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Reproduction week 3

by: Madilynn_Danielle

Reproduction week 3 BTNY 11000 - 010

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About this Document

covers how plants reproduce
Introduction To Plant Science
Peter B Goldsbrough,Robert E Pruitt
Class Notes
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This 3 page Class Notes was uploaded by Madilynn_Danielle on Monday September 12, 2016. The Class Notes belongs to BTNY 11000 - 010 at Purdue University taught by Peter B Goldsbrough,Robert E Pruitt in Fall 2016. Since its upload, it has received 4 views.

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Date Created: 09/12/16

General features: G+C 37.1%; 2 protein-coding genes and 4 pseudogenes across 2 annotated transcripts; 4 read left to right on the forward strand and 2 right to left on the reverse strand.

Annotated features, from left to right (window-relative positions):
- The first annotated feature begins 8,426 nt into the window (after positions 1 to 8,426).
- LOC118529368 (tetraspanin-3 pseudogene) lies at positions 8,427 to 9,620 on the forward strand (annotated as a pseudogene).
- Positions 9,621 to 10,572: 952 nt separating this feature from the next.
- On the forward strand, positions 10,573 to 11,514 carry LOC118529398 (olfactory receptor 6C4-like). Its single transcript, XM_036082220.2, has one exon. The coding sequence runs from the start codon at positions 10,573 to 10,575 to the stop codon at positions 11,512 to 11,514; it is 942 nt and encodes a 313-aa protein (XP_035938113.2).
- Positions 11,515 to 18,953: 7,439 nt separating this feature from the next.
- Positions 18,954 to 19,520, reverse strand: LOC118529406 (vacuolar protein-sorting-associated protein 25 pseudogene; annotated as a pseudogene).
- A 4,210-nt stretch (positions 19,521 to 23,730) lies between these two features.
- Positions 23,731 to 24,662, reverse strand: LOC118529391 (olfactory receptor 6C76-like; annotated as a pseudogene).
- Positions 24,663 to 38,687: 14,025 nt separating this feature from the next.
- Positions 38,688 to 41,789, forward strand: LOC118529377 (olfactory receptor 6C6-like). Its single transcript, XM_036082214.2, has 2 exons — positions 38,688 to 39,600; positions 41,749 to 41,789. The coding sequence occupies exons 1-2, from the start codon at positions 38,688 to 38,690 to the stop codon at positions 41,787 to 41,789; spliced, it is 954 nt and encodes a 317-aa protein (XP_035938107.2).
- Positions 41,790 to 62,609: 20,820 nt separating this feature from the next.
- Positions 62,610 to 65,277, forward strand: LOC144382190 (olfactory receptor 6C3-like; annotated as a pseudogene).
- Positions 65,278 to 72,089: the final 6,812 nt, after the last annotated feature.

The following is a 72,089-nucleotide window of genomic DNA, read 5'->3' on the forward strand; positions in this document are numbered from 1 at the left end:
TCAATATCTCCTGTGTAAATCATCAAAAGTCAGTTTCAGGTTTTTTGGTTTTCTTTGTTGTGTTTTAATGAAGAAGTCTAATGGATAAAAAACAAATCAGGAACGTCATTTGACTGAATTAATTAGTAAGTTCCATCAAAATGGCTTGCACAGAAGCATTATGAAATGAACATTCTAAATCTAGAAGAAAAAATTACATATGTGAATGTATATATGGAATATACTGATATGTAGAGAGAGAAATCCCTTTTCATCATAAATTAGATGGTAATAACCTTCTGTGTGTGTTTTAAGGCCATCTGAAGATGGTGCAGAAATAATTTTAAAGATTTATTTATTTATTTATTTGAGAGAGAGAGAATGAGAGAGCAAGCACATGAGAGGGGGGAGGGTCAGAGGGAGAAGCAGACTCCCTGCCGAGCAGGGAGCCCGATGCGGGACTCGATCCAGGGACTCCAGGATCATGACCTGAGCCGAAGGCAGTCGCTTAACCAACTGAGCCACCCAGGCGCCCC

Botany Week 3: Reproduction  Tubes arise at the end of the stolons and have no leaves associated with them  Bulbs are buds comprised of a short stem with numerous modified leaves attached to it  Reproductive Strategies o Offspring are clones of the plant o Requires less investment and less risk  Sexual Repo o Offspring are genetically variable o Is always expensive and can be risky  Asexual Repo o A very efficient strategy for colonizing a new area – many weeds and other pioneer use asexual o Different forms of asexual repo are possible o New plants can grow as off shoots from various structures – most often from modified stems o Some plants can produce small plantlets along the margins of leaves o Seeds can produce without pollination or fertilization apomixes o Asexually derived seeds survive in the soil and germinate the same way as sexually derived seeds but they are all clones of the parent o Seeds can also be produced by self-pollination  Sexual Repo o *Genetic variability*: is what allows organisms to adapt to their environment and evolve new capabilities o Central to plant sexual repo is the concept of alternation of generations o Sexual repo is not only performed by plants with flowers o Different organisms adapt to different life styles o The haploid and diploid parts of the life cycle alternate o Sometimes the diploid organisms dominate o Sometimes the haploid organisms dominate o In plants both parts of the life cycle are composed of multicellular organisms  Why Have Sex? o Sex is all about producing arrange of offspring with different genetic possibilities o In a completely stable environment clonal repo is a good strategy o When resources need to be exploited quickly, clonal repo is also a good strategy o When competition for resources exists or the environment is unpredictable, sexual repo is the way  Flowers o Some species are self-incompatible (reject their own pollen)  This can be due to the differences in the morphology or biochemical barriers or both o Most flowers are hermaphrodites (both male and female parts) o Some just have male (staminate) and some just have female (carpellate) o Monoecious - when a species has male and female flowers they may occur on the same plant o Dioecious - when a species has male and female flowers they may occur on separate male and female plants  Getting from the Anther to the Stigma o Wind – the main vector for inconspicuous flowers, flowers with no odor or nectar, and flowers with light pollen. Examples are grasses, olive, walnut, ragweed. Insects – are the main pollination vectors for colorful flowers and flowers with odor and nectar. Many examples. Other vectors include water, birds, bats, and other animals, including humans. Many red flowers are pollinated by birds, such as hummingbirds. Specific pollination vectors can increase the reproductive success of plants - less pollen and female resources are wasted on non- productive events  Events After Pollinating are Controlled by the Female o Pollen germination is frequently controlled through interactions with the stigma - typically restricted to pollen from the right species o Pollen tubes are guided through the female reproductive system to the ovules by signals from the female gametophyte o Release of the sperm cells into the female gametophyte also requires signals produced by the female gametophyte o For it to be successful the male need to listen to the female


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